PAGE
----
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Johnston Historical Society (Elijah Angell House)

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Elijah Angell House
1765, c. 1815. 101 Putnam Pk. (open to the public)

In this two-and-one-half-story gabled house, the side-lighted door with a blind fan, suggesting the early-nineteenth-century Federal style, first catches the eye. But the central chimney and the small six-over-six sash boxed out beyond the plane of the clapboarding, as well as the window placement, which just misses symmetry, all indicate its mid-eighteenth-century origin with another member of the pioneering Angell family. Like the preceding house, this also served briefly as a tavern for travelers along the turnpike between Providence and Putnam, Connecticut. It was early (c. 1815) converted into two-family housing with apartments downstairs and up for workers at a forerunner of the present Greystone Mill, immediately behind and across the river in North Providence ( NP11). The downstairs, restored for use as a museum and meeting place, displays fireplaces and woodwork in plastered rooms typical of country work in the late eighteenth and early nineteenth centuries.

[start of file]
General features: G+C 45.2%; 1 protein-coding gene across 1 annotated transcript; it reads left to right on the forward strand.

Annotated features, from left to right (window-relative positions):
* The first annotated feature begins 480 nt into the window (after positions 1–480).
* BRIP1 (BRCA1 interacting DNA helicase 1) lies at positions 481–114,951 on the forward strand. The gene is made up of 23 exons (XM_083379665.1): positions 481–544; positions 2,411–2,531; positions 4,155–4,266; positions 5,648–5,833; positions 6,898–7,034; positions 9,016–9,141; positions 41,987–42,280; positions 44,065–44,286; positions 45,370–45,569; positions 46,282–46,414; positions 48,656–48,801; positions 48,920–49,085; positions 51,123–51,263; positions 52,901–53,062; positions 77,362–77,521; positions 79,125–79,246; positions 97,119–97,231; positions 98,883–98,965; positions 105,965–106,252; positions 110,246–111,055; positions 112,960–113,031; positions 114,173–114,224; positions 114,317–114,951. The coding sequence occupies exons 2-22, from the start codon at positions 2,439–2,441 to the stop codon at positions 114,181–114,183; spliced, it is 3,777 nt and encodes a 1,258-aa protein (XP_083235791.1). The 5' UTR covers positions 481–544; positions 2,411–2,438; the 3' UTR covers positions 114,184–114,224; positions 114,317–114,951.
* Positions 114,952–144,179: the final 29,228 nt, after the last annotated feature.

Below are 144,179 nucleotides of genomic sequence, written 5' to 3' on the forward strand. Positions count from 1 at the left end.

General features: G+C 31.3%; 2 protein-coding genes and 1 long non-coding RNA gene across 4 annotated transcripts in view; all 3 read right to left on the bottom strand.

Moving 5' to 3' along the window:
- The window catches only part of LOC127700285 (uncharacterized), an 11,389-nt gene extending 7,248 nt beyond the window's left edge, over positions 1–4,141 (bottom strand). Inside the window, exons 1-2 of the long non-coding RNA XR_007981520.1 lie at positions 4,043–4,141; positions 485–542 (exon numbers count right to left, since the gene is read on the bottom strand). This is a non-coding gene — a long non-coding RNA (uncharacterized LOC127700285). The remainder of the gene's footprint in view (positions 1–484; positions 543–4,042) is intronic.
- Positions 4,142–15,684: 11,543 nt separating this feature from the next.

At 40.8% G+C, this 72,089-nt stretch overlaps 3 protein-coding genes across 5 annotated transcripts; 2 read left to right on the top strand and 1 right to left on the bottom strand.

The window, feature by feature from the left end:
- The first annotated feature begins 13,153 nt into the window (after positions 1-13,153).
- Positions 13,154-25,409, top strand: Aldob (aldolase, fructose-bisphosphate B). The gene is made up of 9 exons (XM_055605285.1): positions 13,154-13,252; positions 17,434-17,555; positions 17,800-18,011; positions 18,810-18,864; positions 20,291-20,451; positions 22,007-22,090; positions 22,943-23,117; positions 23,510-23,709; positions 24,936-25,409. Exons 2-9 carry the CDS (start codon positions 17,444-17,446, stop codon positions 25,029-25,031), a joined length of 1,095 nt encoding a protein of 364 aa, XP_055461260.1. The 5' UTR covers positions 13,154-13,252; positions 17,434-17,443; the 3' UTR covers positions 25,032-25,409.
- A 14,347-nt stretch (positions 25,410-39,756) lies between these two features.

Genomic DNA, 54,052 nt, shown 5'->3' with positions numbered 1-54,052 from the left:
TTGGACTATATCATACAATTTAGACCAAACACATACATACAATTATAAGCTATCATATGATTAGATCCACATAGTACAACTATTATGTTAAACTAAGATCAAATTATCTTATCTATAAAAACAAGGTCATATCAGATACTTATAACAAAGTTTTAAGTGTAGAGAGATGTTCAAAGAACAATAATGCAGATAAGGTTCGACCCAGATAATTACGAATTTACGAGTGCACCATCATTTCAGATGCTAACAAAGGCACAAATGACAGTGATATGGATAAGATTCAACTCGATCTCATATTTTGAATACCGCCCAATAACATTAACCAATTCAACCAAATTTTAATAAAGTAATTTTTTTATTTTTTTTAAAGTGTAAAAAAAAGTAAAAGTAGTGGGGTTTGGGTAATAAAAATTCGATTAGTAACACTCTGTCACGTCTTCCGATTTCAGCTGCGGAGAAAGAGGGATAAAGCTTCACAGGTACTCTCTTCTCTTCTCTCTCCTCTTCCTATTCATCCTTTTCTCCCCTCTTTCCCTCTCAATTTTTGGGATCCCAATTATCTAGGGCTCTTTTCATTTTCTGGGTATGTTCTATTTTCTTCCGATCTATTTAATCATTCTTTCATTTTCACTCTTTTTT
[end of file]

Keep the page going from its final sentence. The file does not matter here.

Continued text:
Writing Credits

William H. Jordy et al.


What's Nearby


William H. Jordy et al., "Johnston Historical Society (Elijah Angell House)", [Johnston, Rhode Island], SAH Archipedia, eds. Gabrielle Esperdy and Karen Kingsley, Charlottesville: UVaP, 2012—,

Print Source

Buildings of Rhode Island, William H. Jordy, with Ronald J. Onorato and William McKenzie Woodward. New York: Oxford University Press, 2004, 170-170.

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